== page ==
Green Foam In the Brown Room
Words by John Angiulo. Photos by Eric Schwab and Mike Nelson.
The tube, the hollow, cylindrical recesses of liquid waves, has often been referred to as the green room. However, I live on Long Island and for the majority of my life that hallowed room has been a brown one. Sure, when the light shines through the cascading curtain it becomes a more translucent amber and occasionally the gulf stream pushes in water of more turquoise hues but still the tube here is most consistently brown.
And that is something that I, and most surfers in this area have gotten used to. Does it hint at the water being dirty? Of course but aside from pollution we have sandbars, silt flow from inlets and plenty of stormy weather so its that combination of things that we have assumed makes the water take on that… earthy feel.
Yet, in the current world, with climate change becoming widely accepted and noticeable, the state of the environment and of the ocean is something that should be on everyone’s mind. And due to a recent experience I had, it’s acutely on mine.
A few weeks ago we were due for a blizzard here on Long Island. All the weather and news channels had people sprinting to stores to stock up on provisions. Schools and work were cancelled preemptively. It was a media frenzy and, of course, completely disproportionate to the weather we received. What would have been a few feet of snow years past was an odd array of conditions that varied from one part of the island to another. However, the waves that were forecasted definitely arrived.
Photo: Eric Schwab (@saltyvisionz)
My friend Erik and I combed most of the Island and what was clear from the beginning was that this storm had generated a massive swell. The place we usually check first was victory at sea and breaking further out than we had seen in years. As we continued the search we found a similar theme, pushing us further west towards the city.
It was with the sun beginning its descent, the wind screaming off shore and great surprise that we pulled up to one of the hundreds of jetties in Rockaway Beach to find the set up I had been dreaming of. To the left of one jetty there was a drop off, and the waves dissipated in size there, making what looked like an easy paddle out. To the right, the waves magnified in size and funneled into well sculpted peaks. It was everything we were looking for.
I changed into my suit in a moment, racing the celestial clock in the sky, and was in the water immediately. Just as it looked, to the left of jetty was an impossibly easy paddle out. I duck dove once and was out. I floated over into the line up and within minutes was into the best waves I’d had in months. They jacked up outside of the jetty, threw over and peeled in brown, gurgling, glistening gutters that shot entrants out onto wide open shoulders, peppered with the occasional closeout lip to the head, just to make things exciting.
Photo: Mike Nelson (@fullnelson_photo)
The waves poured in as the sun lowered towards the horizon and I took a moment to stand on the shore, considering if I should call it quits. As a set poured in I regained my senses, said what the hell am I thinking, and ran back to paddle out. And it was then that the whole point of this story revealed its self.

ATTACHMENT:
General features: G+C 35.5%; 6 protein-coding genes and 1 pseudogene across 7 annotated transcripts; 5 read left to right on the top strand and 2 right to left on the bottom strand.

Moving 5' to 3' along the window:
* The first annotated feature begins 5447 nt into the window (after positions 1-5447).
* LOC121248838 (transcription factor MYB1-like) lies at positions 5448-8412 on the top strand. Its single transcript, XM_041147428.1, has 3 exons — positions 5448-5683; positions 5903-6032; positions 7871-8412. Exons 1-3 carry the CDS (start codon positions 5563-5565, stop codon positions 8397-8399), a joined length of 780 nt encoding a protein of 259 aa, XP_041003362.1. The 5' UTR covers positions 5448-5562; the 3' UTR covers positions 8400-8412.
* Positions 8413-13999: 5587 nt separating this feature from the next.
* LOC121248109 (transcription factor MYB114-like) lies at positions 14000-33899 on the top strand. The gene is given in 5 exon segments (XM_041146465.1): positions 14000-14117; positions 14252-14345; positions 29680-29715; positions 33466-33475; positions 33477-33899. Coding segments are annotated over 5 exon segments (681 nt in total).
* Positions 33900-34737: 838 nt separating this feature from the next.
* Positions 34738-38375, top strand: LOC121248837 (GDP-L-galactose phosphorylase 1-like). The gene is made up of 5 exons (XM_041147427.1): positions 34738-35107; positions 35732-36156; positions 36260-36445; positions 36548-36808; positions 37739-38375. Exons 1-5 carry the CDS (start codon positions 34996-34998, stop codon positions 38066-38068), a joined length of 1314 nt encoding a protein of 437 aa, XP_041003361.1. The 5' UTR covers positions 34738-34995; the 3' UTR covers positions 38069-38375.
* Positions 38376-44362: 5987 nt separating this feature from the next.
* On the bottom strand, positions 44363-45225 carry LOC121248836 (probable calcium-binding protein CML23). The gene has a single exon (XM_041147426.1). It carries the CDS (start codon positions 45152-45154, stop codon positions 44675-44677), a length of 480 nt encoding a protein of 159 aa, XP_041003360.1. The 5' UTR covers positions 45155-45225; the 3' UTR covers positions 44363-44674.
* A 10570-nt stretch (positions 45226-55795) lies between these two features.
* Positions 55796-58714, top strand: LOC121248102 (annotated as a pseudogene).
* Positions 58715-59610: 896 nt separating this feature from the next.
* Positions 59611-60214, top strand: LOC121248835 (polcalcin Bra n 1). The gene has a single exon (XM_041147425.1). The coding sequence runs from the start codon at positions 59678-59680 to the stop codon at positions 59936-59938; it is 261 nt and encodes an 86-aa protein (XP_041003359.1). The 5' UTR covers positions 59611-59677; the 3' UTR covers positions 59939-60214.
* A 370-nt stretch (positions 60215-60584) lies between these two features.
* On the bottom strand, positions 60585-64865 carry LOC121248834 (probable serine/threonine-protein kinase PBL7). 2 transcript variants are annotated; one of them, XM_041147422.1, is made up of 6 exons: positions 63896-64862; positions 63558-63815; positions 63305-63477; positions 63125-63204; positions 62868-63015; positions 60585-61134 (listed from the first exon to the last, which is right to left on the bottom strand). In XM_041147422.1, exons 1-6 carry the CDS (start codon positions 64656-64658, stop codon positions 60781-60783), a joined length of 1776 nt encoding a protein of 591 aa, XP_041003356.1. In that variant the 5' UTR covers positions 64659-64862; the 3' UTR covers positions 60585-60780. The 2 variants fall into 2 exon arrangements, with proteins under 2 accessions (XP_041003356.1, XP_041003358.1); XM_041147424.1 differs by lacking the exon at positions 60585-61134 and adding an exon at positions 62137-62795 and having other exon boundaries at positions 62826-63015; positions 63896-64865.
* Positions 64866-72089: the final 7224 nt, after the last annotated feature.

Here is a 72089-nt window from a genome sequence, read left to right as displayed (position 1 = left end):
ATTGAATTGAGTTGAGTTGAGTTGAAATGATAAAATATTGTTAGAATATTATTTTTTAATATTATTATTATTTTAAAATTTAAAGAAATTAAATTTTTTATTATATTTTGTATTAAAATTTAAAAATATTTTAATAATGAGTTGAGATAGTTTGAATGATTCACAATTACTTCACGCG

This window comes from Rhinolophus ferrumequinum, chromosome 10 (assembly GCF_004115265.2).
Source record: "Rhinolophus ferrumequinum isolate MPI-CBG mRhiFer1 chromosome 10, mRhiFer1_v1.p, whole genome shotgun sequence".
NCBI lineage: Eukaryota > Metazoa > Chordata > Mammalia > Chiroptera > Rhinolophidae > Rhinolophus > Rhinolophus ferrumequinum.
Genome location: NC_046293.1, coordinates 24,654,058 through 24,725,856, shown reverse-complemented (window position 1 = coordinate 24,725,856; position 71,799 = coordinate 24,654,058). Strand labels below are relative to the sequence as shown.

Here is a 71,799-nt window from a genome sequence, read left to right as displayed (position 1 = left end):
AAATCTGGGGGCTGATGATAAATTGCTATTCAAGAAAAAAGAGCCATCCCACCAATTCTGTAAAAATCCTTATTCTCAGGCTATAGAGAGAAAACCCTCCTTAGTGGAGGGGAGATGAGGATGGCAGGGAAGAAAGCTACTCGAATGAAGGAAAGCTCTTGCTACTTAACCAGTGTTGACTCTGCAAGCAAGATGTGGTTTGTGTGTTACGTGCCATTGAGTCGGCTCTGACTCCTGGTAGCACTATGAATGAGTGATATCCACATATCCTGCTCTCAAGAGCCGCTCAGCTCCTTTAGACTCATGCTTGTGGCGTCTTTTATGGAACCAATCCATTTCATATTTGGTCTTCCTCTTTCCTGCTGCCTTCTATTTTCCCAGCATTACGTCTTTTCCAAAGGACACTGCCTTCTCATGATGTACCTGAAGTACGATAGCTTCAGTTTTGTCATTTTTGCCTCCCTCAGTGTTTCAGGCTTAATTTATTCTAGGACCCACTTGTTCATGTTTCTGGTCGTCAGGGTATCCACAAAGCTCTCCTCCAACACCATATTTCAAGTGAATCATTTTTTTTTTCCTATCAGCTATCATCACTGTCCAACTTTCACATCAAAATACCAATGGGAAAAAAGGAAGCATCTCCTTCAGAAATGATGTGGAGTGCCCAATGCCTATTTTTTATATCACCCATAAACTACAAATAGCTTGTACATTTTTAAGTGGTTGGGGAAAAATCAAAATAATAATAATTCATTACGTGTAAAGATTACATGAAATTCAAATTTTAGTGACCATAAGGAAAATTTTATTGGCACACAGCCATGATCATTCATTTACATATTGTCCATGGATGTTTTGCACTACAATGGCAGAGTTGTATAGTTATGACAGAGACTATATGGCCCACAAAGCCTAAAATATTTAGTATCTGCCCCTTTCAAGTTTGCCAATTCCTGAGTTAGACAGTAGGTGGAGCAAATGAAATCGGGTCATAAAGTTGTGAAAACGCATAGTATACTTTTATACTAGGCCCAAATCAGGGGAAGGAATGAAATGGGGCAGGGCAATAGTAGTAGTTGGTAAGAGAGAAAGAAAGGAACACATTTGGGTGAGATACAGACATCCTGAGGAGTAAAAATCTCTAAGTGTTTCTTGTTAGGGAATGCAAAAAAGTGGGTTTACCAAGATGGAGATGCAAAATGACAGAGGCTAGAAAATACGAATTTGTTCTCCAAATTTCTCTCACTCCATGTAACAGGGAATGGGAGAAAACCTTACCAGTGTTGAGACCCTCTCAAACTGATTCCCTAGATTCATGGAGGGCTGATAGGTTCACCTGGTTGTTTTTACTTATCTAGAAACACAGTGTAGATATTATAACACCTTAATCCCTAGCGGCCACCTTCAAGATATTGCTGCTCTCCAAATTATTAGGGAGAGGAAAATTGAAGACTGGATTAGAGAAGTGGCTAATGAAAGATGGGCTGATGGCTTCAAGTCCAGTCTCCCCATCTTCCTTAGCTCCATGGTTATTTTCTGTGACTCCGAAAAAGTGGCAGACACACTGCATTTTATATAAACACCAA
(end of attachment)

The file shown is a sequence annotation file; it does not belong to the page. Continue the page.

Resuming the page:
I waded out to the point where I would hop onto my board and paddle. And there, perhaps because the tide had come in, was a thick layer of green foam. A vibrant, disconcerting green, which naturally caused me to straighten my body, keep my mouth closed and avoid any skin contact with the effervescent toxic looking flotsam. I paddled out, caught another great wave and went on to celebrate with my friend. But when I came home to reflect upon the session it was that green foam that came to the forefront of my mind.
I’ve grown up in a place where the green room is known to be brown, and I’ve come to terms with that. However, now the foam around the brown room has turned green, when it should be white. To me, we have reached a crucial tipping point and this signals a time for change.
Humans really should be stewards of this planet and no one more so than surfers. We live a blessed life that is usually associated with joy and fulfillment, all due to our close connection with nature and the ocean. We have watched as our world has suffered, as the environment has become infected with pollution and as our oceans have begun to die. Worse is that government and corporations aren’t making the strides necessary to meet these critical challenges. So what to do?
The answer lies in our daily existence. How we change our world is with our focus and our energy, and that is most easily tracked through our money. Though we all love to live carefree lives, we are reaching a point in our collective evolution that points towards conscious choice. That is, making responsible choices that our future selves will thank us for. This mean becoming a conscious consumer.
To do this we must pay attention to why we are buying things, who we buy them from and what the producer’s intentions are. By doing so we can collectively defund corrupt institutions that do not serve the health of our world. Just as importantly, we fully fund those businesses and individuals who are making great strides towards producing work that is both good for those who consume it and the planet as a whole. By making conscious choices, and altering each of our daily lives, we make the changes necessary to alter the course of our world.
If we choose to do this we may live in a world where the brown room may become green again. And if not, I’d at least like the brown room to be without a radioactive looking green foam. Wouldn’t you?
Photo: Mike Nelson (@fullnelson_photo)